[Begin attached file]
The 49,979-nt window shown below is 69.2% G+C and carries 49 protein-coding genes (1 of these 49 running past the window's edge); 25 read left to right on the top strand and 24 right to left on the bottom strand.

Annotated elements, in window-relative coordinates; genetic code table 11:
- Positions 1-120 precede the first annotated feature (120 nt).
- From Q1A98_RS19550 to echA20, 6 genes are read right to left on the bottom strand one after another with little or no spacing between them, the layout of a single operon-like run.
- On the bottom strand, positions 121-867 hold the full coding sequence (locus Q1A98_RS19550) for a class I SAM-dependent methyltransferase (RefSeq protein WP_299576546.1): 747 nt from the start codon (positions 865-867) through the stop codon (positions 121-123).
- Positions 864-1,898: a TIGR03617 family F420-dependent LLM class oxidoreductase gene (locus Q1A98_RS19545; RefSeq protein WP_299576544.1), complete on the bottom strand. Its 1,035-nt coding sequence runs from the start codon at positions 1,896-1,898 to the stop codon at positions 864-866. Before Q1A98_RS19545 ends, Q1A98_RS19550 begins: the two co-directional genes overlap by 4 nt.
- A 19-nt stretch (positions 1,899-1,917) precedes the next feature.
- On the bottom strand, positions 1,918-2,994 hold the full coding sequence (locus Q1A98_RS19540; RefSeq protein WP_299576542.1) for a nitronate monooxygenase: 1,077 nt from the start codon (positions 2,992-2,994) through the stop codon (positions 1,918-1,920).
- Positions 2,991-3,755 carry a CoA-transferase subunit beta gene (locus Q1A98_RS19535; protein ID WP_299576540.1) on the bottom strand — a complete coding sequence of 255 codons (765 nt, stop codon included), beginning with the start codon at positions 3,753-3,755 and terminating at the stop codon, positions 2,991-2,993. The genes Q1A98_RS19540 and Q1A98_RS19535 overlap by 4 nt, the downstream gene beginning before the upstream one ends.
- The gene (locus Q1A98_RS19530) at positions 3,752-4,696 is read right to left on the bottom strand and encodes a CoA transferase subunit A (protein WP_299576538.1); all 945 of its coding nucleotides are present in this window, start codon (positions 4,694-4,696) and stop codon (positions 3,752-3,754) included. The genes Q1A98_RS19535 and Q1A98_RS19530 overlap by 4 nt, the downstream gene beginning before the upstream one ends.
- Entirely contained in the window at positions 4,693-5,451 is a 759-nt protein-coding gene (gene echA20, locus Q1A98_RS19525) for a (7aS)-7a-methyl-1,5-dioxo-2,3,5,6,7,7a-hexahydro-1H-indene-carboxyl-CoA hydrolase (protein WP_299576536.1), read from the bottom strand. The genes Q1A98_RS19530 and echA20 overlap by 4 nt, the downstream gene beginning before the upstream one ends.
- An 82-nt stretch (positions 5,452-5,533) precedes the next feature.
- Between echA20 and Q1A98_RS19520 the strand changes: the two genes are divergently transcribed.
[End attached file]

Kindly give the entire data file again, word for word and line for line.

The 49,979-nt window shown below is 69.2% G+C and carries 49 protein-coding genes (1 of these 49 running past the window's edge); 25 read left to right on the top strand and 24 right to left on the bottom strand.

Annotated elements, in window-relative coordinates; genetic code table 11:
- Positions 1-120 precede the first annotated feature (120 nt).
- From Q1A98_RS19550 to echA20, 6 genes are read right to left on the bottom strand one after another with little or no spacing between them, the layout of a single operon-like run.
- On the bottom strand, positions 121-867 hold the full coding sequence (locus Q1A98_RS19550) for a class I SAM-dependent methyltransferase (RefSeq protein WP_299576546.1): 747 nt from the start codon (positions 865-867) through the stop codon (positions 121-123).
- Positions 864-1,898: a TIGR03617 family F420-dependent LLM class oxidoreductase gene (locus Q1A98_RS19545; RefSeq protein WP_299576544.1), complete on the bottom strand. Its 1,035-nt coding sequence runs from the start codon at positions 1,896-1,898 to the stop codon at positions 864-866. Before Q1A98_RS19545 ends, Q1A98_RS19550 begins: the two co-directional genes overlap by 4 nt.
- A 19-nt stretch (positions 1,899-1,917) precedes the next feature.
- On the bottom strand, positions 1,918-2,994 hold the full coding sequence (locus Q1A98_RS19540; RefSeq protein WP_299576542.1) for a nitronate monooxygenase: 1,077 nt from the start codon (positions 2,992-2,994) through the stop codon (positions 1,918-1,920).
- Positions 2,991-3,755 carry a CoA-transferase subunit beta gene (locus Q1A98_RS19535; protein ID WP_299576540.1) on the bottom strand — a complete coding sequence of 255 codons (765 nt, stop codon included), beginning with the start codon at positions 3,753-3,755 and terminating at the stop codon, positions 2,991-2,993. The genes Q1A98_RS19540 and Q1A98_RS19535 overlap by 4 nt, the downstream gene beginning before the upstream one ends.
- The gene (locus Q1A98_RS19530) at positions 3,752-4,696 is read right to left on the bottom strand and encodes a CoA transferase subunit A (protein WP_299576538.1); all 945 of its coding nucleotides are present in this window, start codon (positions 4,694-4,696) and stop codon (positions 3,752-3,754) included. The genes Q1A98_RS19535 and Q1A98_RS19530 overlap by 4 nt, the downstream gene beginning before the upstream one ends.
- Entirely contained in the window at positions 4,693-5,451 is a 759-nt protein-coding gene (gene echA20, locus Q1A98_RS19525) for a (7aS)-7a-methyl-1,5-dioxo-2,3,5,6,7,7a-hexahydro-1H-indene-carboxyl-CoA hydrolase (protein WP_299576536.1), read from the bottom strand. The genes Q1A98_RS19530 and echA20 overlap by 4 nt, the downstream gene beginning before the upstream one ends.
- An 82-nt stretch (positions 5,452-5,533) precedes the next feature.
- Between echA20 and Q1A98_RS19520 the strand changes: the two genes are divergently transcribed.